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Small Onion
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Allium parvum
  

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About Small Onion (Allium parvum) Allium parvum is a species of wild onion known by the common name small onion. It is native to the western United States where it is a common member of the flora in rocky, dry areas, especially in talus. This onion has a bulb one to two and a half centimeters wide and bears a relatively short stem for an onion species, reaching a maximum of 12 centimeters tall. The two leaves are sickle-shaped. Atop the stem is an flower cluster of fewer than 30 flowers, which are generally pale pink with prominent dark midveins. This plant was a food and flavoring for the Paiute people.
Plant Description
Plant Type
Perennial herb

Flower Color
Pink

Flowering Season
Spring
Spring
Summer
Fall
Winter


Native Status
Native

Natural Setting
Site Type
Clay slopes, talus

Sun
Part Shade

Elevation ?
3902' - 13331'

Annual Precip. ?
10.7" - 73.8"

Summer Precip. ?
0.62" - 2.55"

Coldest Month ?
20.8° F - 38.7° F

Hottest Month ?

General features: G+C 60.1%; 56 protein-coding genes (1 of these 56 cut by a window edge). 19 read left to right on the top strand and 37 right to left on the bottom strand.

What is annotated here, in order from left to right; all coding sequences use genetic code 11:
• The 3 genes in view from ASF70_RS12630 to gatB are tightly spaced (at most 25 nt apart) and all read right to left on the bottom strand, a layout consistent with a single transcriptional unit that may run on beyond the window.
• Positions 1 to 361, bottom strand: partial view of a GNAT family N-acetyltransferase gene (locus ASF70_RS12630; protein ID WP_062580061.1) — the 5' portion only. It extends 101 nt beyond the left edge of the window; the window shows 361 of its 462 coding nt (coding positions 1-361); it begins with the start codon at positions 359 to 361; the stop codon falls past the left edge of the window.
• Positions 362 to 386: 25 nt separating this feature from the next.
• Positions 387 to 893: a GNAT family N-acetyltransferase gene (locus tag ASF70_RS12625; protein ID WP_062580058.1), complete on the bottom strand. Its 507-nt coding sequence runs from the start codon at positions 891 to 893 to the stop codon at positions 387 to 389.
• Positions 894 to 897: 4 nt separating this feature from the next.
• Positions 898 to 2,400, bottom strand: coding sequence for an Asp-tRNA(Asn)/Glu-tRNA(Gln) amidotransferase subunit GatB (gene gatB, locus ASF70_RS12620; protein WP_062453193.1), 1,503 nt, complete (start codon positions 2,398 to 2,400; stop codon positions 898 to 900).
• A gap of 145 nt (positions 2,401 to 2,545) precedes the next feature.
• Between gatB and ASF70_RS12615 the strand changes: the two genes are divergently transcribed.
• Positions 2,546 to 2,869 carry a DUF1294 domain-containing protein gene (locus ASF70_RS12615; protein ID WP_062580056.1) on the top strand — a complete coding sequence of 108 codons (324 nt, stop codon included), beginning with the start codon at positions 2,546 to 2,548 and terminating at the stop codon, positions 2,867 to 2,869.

40.7° F - 64.8° F

Humidity ?
0.57 vpd - 20.24 vpd

Drainage
Slow

Landscaping Information
Common uses
Bee Gardens

Nursery Availability
Rarely Available

Nurseries
Other Names
Common Names
Dwarf Onoin, Dwarf Onion


Sources include: Wikipedia. All text shown in the "About" section of these pages is available under the Creative Commons Attribution-ShareAlike License. Plant observation data provided by the participants of the California Consortia of Herbaria, Sunset information provided by Jepson Flora Project. Propogation from seed information provided by the Santa Barbara Botanical Garden from "Seed Propagation of Native California Plants" by Dara E. Emery. Sources of plant photos include CalPhotos, Wikimedia Commons, and independent plant photographers who have agreed to share their images with Calscape. Other general sources of information include Calflora, CNPS Manual of Vegetation Online, Jepson Flora Project, Las Pilitas, Theodore Payne, Tree of Life, The Xerces Society, and information provided by CNPS volunteer editors, with special thanks to Don Rideout. Climate data used in creation of plant range maps is from PRISM Climate Group, Oregon State University, using 30 year (1981-2010) annual "normals" at an 800 meter spatial resolution.

Links:   Jepson eFlora Taxon Page  CalPhotos  Wikipedia  Calflora

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